Scanning Electron Microscope

A scanning electron microscope (SEM) utilizes a focused beam of electrons to probe a rectangular area on a solid surface of interest. When the beam of electrons hits the solid surface at each probed location, some of the energy carried by the beam of electrons is converted to other types of energy like emission of electromagnetic waves such as secondary electrons, visible light, x-rays, and heat. The SEM captures any of these emissions (like the secondary electrons for imaging for example) and utilizes them to recreate an image at each probed location on the surface. The SEM can be used to sample a broad range of area sizes with good 3-D representation of the sample surface. Because the wavelength of the electromagnetic radiation (or captured surface emission) captured by the SEM is much shorter than the wavelength of visible light, electron microscopes in general can reach much greater magnifications than optical microscopes can. However, it is important to keep in mind that some times, the beam of electron hitting the surface can change the surface structure. Here are some images taken with a Zeiss Ultra Scanning Electron Microscope at the CAMCOR Alice C. Tyler Nanofabrication Imaging facility at University of Oregon of a stainless steel sintered porous plate at different magnifications.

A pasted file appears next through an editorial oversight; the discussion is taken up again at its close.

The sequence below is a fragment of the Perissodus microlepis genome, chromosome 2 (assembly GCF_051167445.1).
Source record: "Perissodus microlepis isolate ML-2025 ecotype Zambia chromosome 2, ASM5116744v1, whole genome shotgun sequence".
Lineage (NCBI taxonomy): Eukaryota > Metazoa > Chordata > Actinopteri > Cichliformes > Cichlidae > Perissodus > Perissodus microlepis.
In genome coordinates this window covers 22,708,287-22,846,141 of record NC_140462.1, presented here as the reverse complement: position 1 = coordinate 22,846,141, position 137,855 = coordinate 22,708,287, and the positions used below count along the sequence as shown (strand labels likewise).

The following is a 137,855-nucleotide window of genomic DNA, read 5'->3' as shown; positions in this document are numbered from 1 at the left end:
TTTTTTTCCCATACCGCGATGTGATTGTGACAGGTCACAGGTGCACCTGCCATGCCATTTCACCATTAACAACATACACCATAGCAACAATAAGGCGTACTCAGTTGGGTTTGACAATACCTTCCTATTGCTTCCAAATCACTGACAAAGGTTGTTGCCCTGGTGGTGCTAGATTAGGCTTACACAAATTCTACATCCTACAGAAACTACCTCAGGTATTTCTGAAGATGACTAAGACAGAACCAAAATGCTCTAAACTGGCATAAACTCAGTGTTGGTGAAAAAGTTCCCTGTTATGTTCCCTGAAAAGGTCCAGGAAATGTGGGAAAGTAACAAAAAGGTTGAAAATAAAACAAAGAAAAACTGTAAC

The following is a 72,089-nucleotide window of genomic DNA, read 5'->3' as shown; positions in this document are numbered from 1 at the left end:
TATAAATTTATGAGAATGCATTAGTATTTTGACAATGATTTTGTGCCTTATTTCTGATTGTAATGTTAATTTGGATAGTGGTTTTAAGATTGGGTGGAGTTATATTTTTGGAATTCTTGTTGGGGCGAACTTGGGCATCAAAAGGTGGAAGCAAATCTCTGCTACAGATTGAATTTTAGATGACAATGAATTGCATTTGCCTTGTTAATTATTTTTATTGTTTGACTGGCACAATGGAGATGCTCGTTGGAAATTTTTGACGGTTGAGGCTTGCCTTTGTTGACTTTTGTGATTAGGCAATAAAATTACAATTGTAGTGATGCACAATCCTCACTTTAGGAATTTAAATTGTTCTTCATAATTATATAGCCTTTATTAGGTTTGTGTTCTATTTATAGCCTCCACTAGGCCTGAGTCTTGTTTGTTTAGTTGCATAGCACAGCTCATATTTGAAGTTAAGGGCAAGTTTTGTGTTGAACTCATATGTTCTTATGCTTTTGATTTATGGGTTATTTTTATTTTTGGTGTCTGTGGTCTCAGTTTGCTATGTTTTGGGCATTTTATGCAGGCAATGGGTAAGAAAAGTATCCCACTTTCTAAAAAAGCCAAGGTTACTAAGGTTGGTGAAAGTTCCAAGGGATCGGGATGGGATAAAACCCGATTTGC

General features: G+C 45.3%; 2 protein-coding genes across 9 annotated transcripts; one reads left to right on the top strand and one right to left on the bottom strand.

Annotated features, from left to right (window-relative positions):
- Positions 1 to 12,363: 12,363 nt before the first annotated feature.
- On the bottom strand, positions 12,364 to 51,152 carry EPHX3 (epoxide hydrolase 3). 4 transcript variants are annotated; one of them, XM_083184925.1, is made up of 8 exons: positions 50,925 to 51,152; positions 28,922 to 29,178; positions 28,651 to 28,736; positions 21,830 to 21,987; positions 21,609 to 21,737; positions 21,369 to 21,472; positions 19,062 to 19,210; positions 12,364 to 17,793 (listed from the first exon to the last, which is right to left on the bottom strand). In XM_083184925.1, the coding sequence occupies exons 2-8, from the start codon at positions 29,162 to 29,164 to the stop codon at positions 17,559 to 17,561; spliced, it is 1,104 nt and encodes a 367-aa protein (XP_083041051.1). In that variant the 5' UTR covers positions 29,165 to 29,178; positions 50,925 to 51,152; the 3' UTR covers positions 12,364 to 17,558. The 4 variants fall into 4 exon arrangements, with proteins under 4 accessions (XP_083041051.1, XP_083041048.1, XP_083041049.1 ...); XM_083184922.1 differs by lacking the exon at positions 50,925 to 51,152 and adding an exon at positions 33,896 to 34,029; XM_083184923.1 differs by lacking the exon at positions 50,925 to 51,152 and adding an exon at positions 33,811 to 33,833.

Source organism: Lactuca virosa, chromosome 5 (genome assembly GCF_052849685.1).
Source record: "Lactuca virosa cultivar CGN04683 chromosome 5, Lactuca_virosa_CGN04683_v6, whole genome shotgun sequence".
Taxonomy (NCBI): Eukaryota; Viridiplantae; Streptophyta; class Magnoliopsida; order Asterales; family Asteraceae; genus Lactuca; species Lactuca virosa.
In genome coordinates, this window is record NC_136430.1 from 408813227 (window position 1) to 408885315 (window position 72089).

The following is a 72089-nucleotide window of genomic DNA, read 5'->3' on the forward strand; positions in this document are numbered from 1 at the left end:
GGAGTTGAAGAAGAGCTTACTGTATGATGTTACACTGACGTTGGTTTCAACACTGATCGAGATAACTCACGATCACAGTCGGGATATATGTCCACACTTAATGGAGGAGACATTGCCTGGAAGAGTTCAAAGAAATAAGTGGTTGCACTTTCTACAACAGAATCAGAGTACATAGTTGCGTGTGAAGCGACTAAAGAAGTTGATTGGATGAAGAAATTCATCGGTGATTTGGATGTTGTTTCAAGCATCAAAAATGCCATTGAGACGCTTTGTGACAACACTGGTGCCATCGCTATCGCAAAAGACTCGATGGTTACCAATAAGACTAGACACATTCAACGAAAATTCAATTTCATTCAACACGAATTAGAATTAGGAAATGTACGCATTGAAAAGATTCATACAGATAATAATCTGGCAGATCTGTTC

Magnification: 84X








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